The partnership between Parr and fellow Manchester student Daniel Meadows produced two remarkable bodies of work in the early 1970s: June Street in 1972, and Butlins by the Sea in 1971. Parr and Meadows were fascinated by the northern values epitomized, for them, by the ITV soap opera ‘Coronation Street’. June Street, a row of terraced houses in Salford, Greater Manchester, became their ‘Coronation Street’ and together, they photographed the residents of each home, producing a set of photographs which, almost 50 years on, remain a testament to the power of collaborative, community based documentary of ‘ordinary’ lives.
"Martin Parr’s early black and white photographs of the North of England are a remarkable record of an all-but disappeared society"
Parr’s photographs of Butlins (a British chain of family-focused seaside resorts) made in East Yorkshire in the early 1970s, while still a document of working class Northern lives, are of a different order. The elaborate scenarios invented by Butlins for its primarily working-class guests – comedy competitions, non-stop entertainment, high camp themed bars – were set in juxtaposition to homely wooden chalets and vast communal dining rooms. Parr reveled in the contrasts.
In 1972, he settled to the north east of Manchester, in the west Yorkshire mill town of Hebden Bridge. Though the mills were rapidly closing, the back-to-back houses and the social fabric of the smaller mill towns remained.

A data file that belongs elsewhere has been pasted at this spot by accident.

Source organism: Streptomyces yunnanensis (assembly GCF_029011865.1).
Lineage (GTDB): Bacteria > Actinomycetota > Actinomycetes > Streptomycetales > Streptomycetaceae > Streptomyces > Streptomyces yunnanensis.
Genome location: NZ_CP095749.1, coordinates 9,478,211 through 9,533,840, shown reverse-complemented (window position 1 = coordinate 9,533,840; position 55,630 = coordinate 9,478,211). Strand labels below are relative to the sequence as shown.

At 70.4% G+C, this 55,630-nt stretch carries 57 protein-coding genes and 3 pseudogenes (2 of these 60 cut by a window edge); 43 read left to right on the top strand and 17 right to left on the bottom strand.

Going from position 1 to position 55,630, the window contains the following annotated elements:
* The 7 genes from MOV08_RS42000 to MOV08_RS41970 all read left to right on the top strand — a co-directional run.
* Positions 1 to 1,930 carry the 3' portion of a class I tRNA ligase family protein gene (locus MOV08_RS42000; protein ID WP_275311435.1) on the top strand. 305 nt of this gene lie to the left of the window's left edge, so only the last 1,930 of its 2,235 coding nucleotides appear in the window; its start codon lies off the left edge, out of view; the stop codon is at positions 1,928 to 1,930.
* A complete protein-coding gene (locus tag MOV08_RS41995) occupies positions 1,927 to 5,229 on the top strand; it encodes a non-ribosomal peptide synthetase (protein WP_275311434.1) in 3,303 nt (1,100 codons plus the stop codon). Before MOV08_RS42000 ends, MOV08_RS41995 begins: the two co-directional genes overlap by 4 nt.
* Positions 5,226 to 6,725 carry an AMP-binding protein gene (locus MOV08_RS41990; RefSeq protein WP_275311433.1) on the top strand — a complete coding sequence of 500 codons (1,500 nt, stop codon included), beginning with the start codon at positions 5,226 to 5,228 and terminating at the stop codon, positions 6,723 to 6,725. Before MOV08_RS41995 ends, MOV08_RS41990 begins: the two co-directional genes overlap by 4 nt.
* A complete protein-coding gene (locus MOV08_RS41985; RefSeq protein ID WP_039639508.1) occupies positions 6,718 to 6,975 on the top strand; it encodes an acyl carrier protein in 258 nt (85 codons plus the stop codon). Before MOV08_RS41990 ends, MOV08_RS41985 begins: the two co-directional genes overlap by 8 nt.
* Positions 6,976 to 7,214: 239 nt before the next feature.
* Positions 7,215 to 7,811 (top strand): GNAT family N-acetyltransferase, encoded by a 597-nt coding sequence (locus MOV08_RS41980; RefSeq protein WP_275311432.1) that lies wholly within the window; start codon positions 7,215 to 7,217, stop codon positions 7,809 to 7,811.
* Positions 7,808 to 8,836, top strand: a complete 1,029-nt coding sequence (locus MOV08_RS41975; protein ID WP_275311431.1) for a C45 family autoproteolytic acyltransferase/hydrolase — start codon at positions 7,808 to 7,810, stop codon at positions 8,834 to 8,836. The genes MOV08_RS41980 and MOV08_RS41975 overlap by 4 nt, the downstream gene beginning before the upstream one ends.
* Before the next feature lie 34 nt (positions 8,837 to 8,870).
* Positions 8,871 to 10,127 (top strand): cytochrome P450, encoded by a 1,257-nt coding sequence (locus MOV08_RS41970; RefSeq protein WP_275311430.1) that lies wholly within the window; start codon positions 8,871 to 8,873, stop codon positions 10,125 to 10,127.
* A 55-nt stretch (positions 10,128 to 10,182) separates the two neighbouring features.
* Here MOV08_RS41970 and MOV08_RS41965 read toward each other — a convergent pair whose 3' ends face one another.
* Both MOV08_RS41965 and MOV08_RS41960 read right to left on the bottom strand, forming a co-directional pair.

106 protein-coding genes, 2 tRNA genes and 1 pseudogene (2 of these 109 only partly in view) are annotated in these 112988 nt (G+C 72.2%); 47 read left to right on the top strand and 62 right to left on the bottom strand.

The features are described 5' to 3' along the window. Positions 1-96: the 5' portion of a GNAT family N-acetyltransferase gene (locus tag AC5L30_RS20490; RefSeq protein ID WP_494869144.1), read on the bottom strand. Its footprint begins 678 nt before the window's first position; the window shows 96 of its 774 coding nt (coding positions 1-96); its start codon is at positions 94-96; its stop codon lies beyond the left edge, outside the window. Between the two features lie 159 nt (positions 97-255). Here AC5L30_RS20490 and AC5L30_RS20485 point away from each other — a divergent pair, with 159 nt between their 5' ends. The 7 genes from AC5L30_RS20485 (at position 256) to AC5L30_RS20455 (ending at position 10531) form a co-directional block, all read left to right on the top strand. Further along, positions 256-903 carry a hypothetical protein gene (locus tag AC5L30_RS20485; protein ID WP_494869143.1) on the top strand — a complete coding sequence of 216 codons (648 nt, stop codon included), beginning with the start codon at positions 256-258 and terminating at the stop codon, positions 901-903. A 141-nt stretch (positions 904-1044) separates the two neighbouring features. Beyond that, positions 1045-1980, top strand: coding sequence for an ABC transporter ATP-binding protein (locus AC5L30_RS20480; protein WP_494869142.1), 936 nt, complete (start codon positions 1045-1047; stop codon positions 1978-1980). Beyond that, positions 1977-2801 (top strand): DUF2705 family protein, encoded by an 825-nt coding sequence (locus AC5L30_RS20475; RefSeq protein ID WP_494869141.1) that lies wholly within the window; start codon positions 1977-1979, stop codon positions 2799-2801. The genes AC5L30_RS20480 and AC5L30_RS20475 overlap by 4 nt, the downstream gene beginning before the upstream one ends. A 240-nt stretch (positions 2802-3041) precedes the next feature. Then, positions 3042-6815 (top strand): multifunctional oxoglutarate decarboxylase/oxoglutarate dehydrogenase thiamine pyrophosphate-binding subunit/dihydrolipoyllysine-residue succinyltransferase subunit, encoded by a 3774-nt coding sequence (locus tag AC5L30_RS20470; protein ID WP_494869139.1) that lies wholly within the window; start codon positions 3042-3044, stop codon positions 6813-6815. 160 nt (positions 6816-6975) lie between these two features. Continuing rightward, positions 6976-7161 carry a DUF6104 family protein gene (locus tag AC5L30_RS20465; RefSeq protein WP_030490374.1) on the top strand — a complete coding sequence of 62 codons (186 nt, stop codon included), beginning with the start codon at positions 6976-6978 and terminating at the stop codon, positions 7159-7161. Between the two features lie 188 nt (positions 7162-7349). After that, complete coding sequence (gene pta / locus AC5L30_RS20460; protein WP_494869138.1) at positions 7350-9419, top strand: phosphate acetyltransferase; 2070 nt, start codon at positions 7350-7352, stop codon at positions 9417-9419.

Hebden Bridge was an intricate fabric of social organization, and Parr was fascinated by the many clubs and societies which flourished there. With some fellow ex-students, he rented a small shop and set up the Albert Street Workshop, which showed photographs, paintings and ceramics. Though he photographed Hebden Bridge life with great enthusiasm (one of his favorite subjects was the Ancient Order of Henpecked Husbands) and produced many memorable images in the town, the great achievement of his Hebden Bridge years was his documentation of Crimsworth Dean Methodist Chapel, high up on the moors above the town. Together with his future partner Susie Mitchell, Parr immersed himself in the life of the chapel, photographing, interviewing and taking part in events there. For him, the chapel was ‘the icon of Hebden Bridge’s dark and gloomy, rather miserable past’ and the photographs he made at Crimsworth Dene and other Methodist chapels were an elegy to a passing way of life, somber and poetic, with an occasional whisper of humor.
"In the late 1970s, Parr moved to Ireland, where many intriguing photo opportunities awaited him"
In the late 1970s, Parr moved to Ireland, where many intriguing photo opportunities awaited him: abandoned Morris Minor cars became homes for nesting hens; brand new bungalows built by aspiring farmers, weekly dances at country ballrooms, sheep fairs, hay sales and bad weather. Parr’s Ireland photographs were the last of his black and white documentary series.
When he returned to Britain in the early 1980s, he began to photograph almost entirely in color, entranced by the radical work of American photographers such as William Eggleston and Joel Sternfeld. The Britain to which Parr returned after his years in Ireland was changing rapidly; consumerism was rampant and the social fabric which he had admired so much in northern England was rapidly fraying.
Martin Parr’s early black and white photographs of the North of England are a remarkable record of an all-but disappeared society. When we remember the 1970s, our vision is informed by Parr’s photographs: lyrical, solemn, respectful, full of longing; the ordinary made extraordinary.